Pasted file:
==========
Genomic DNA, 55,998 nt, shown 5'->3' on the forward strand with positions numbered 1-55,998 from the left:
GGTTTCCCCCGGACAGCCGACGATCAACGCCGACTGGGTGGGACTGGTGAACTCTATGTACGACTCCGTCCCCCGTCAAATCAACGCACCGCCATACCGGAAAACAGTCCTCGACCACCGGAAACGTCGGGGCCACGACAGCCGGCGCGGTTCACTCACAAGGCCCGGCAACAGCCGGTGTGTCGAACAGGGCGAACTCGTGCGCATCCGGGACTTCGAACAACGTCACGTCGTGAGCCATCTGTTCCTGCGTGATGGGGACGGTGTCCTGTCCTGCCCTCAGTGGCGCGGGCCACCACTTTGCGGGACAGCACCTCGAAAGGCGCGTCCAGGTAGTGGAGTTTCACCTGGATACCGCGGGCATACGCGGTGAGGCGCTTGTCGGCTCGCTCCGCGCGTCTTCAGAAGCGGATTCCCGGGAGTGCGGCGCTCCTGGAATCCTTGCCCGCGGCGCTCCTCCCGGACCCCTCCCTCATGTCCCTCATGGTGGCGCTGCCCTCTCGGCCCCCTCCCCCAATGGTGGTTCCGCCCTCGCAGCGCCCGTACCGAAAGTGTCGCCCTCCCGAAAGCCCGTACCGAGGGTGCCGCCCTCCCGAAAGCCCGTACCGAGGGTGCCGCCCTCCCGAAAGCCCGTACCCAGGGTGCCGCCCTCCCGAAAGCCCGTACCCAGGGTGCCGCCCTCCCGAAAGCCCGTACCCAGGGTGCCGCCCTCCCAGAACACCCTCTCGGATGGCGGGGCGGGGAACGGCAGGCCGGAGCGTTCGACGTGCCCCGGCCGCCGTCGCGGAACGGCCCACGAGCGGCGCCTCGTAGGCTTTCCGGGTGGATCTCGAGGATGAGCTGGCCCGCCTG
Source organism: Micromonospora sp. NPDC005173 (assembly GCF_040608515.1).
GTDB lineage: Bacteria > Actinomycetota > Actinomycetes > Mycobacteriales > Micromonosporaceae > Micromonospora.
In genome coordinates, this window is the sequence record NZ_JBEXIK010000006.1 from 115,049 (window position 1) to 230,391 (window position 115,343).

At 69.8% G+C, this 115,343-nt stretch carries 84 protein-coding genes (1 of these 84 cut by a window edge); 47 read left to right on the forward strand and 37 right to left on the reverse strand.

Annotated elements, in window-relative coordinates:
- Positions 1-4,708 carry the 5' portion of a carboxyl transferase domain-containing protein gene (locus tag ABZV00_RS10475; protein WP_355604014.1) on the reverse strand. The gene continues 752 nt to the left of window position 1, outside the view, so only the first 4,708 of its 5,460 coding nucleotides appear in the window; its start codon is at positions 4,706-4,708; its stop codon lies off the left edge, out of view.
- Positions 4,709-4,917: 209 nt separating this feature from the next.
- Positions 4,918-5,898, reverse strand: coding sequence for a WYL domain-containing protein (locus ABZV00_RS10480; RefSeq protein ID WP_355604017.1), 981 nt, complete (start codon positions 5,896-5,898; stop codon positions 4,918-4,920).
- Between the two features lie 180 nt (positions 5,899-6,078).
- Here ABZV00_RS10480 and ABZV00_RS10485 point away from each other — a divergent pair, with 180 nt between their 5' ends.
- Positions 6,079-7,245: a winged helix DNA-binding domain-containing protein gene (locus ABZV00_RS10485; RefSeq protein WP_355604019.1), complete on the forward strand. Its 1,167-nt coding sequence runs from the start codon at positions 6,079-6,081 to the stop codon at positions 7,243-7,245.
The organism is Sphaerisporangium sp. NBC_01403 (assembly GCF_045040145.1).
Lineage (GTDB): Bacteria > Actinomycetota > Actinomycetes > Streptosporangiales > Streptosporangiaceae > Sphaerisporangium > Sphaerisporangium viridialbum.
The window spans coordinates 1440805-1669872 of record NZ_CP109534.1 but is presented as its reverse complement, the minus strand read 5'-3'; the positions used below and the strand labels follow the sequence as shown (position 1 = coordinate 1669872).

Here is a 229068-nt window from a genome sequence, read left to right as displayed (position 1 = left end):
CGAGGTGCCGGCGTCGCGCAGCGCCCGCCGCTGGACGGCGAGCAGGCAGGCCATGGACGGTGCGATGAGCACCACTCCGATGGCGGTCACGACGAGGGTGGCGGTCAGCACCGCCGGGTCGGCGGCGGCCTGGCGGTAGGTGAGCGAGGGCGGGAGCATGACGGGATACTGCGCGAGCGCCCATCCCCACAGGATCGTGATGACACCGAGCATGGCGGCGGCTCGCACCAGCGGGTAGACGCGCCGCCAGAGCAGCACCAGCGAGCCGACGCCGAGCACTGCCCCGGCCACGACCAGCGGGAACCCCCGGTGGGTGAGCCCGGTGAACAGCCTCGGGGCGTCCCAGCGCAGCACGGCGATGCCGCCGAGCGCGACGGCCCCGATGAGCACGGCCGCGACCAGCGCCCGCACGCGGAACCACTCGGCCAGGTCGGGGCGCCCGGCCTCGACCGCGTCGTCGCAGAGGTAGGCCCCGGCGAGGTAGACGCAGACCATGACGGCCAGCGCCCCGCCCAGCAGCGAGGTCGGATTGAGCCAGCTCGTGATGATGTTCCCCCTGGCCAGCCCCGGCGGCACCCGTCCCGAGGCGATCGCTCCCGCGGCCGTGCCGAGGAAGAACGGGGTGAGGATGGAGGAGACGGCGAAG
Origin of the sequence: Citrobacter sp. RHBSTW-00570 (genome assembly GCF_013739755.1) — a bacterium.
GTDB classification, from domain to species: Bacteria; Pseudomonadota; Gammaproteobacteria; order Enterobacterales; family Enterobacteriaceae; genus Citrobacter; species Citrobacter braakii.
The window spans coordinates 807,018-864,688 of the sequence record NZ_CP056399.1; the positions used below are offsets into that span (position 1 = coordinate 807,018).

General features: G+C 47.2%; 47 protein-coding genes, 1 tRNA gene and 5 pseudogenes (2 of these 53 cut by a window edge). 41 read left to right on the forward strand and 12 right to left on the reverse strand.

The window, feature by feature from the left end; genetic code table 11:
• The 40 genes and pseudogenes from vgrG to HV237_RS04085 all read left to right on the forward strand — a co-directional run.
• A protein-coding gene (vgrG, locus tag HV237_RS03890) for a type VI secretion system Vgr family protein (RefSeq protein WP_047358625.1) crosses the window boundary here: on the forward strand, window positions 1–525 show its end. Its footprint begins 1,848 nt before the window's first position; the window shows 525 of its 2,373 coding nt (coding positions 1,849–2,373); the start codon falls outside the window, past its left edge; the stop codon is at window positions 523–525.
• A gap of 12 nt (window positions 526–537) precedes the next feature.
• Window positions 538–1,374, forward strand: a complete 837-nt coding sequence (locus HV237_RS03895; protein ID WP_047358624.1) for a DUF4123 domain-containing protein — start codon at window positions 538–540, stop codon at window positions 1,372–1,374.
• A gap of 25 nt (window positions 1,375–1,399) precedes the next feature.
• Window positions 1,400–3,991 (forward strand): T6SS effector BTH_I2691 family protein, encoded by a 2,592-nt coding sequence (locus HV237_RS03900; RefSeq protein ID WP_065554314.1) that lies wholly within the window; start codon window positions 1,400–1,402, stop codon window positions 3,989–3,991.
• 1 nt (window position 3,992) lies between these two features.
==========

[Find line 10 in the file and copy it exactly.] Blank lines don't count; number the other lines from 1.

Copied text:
- Positions 4,918-5,898, reverse strand: coding sequence for a WYL domain-containing protein (locus ABZV00_RS10480; RefSeq protein ID WP_355604017.1), 981 nt, complete (start codon positions 5,896-5,898; stop codon positions 4,918-4,920).